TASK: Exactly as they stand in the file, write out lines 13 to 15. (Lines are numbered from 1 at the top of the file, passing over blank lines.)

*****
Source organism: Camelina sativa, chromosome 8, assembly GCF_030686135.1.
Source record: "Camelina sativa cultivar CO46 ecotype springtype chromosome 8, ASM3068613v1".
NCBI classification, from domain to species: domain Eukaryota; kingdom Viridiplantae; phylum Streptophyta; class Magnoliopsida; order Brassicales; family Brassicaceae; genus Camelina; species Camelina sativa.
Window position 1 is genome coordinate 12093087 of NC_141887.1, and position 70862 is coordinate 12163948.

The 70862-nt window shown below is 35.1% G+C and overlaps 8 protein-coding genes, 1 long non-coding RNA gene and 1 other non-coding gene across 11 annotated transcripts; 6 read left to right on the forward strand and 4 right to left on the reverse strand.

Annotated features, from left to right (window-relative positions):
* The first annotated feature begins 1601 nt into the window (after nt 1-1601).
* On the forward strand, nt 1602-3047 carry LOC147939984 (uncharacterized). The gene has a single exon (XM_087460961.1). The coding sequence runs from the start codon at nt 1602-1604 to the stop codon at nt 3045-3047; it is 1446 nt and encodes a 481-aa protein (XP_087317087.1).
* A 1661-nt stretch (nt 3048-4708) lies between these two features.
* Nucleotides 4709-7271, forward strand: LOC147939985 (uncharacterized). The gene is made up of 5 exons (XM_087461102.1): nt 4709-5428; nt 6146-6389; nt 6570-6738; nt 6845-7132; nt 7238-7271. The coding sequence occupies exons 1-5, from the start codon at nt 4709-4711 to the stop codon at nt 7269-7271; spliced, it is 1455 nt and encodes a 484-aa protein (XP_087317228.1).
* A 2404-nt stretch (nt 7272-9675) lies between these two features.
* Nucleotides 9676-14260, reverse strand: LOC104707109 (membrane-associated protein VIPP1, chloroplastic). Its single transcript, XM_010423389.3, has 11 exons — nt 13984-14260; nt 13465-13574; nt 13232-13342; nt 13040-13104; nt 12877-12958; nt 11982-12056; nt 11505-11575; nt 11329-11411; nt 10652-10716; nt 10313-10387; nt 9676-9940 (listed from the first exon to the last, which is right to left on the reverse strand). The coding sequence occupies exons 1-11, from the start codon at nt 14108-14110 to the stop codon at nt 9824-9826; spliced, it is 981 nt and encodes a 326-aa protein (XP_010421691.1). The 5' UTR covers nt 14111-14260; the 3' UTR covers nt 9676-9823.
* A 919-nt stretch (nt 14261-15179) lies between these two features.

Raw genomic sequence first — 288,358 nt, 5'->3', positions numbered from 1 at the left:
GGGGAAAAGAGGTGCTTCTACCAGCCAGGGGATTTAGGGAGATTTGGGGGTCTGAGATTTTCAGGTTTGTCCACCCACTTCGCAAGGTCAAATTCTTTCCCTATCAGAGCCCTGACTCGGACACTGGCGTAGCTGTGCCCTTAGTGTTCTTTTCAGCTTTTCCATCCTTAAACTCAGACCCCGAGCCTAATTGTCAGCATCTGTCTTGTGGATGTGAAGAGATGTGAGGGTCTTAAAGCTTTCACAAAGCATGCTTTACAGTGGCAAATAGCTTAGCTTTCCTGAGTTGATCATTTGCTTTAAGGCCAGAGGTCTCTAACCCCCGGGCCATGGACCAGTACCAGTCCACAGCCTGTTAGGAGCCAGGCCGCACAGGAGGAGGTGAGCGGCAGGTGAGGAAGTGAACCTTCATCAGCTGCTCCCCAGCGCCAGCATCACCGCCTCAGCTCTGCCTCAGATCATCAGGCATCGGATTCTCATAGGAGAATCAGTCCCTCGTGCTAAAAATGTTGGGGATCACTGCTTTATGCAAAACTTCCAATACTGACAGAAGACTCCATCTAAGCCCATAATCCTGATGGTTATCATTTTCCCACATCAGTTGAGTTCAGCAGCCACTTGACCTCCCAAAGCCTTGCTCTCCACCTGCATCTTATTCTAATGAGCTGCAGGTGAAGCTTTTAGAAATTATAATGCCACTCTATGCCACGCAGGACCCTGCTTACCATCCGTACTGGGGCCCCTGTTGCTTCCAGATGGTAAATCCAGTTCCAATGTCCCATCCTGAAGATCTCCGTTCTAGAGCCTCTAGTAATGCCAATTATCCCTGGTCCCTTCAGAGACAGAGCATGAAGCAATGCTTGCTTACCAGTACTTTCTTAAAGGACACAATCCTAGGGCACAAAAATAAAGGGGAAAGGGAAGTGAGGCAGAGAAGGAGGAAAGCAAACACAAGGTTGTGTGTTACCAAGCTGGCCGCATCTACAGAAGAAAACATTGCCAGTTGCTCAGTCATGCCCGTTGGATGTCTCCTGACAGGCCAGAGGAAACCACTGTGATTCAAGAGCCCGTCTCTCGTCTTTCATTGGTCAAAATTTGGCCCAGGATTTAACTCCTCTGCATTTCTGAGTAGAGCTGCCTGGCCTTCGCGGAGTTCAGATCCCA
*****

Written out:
* A 919-nt stretch (nt 14261-15179) lies between these two features.

Raw genomic sequence first — 288,358 nt, 5'->3', positions numbered from 1 at the left:
GGGGAAAAGAGGTGCTTCTACCAGCCAGGGGATTTAGGGAGATTTGGGGGTCTGAGATTTTCAGGTTTGTCCACCCACTTCGCAAGGTCAAATTCTTTCCCTATCAGAGCCCTGACTCGGACACTGGCGTAGCTGTGCCCTTAGTGTTCTTTTCAGCTTTTCCATCCTTAAACTCAGACCCCGAGCCTAATTGTCAGCATCTGTCTTGTGGATGTGAAGAGATGTGAGGGTCTTAAAGCTTTCACAAAGCATGCTTTACAGTGGCAAATAGCTTAGCTTTCCTGAGTTGATCATTTGCTTTAAGGCCAGAGGTCTCTAACCCCCGGGCCATGGACCAGTACCAGTCCACAGCCTGTTAGGAGCCAGGCCGCACAGGAGGAGGTGAGCGGCAGGTGAGGAAGTGAACCTTCATCAGCTGCTCCCCAGCGCCAGCATCACCGCCTCAGCTCTGCCTCAGATCATCAGGCATCGGATTCTCATAGGAGAATCAGTCCCTCGTGCTAAAAATGTTGGGGATCACTGCTTTATGCAAAACTTCCAATACTGACAGAAGACTCCATCTAAGCCCATAATCCTGATGGTTATCATTTTCCCACATCAGTTGAGTTCAGCAGCCACTTGACCTCCCAAAGCCTTGCTCTCCACCTGCATCTTATTCTAATGAGCTGCAGGTGAAGCTTTTAGAAATTATAATGCCACTCTATGCCACGCAGGACCCTGCTTACCATCCGTACTGGGGCCCCTGTTGCTTCCAGATGGTAAATCCAGTTCCAATGTCCCATCCTGAAGATCTCCGTTCTAGAGCCTCTAGTAATGCCAATTATCCCTGGTCCCTTCAGAGACAGAGCATGAAGCAATGCTTGCTTACCAGTACTTTCTTAAAGGACACAATCCTAGGGCACAAAAATAAAGGGGAAAGGGAAGTGAGGCAGAGAAGGAGGAAAGCAAACACAAGGTTGTGTGTTACCAAGCTGGCCGCATCTACAGAAGAAAACATTGCCAGTTGCTCAGTCATGCCCGTTGGATGTCTCCTGACAGGCCAGAGGAAACCACTGTGATTCAAGAGCCCGTCTCTCGTCTTTCATTGGTCAAAATTTGGCCCAGGATTTAACTCCTCTGCATTTCTGAGTAGAGCTGCCTGGCCTTCGCGGAGTTCAGATCCCA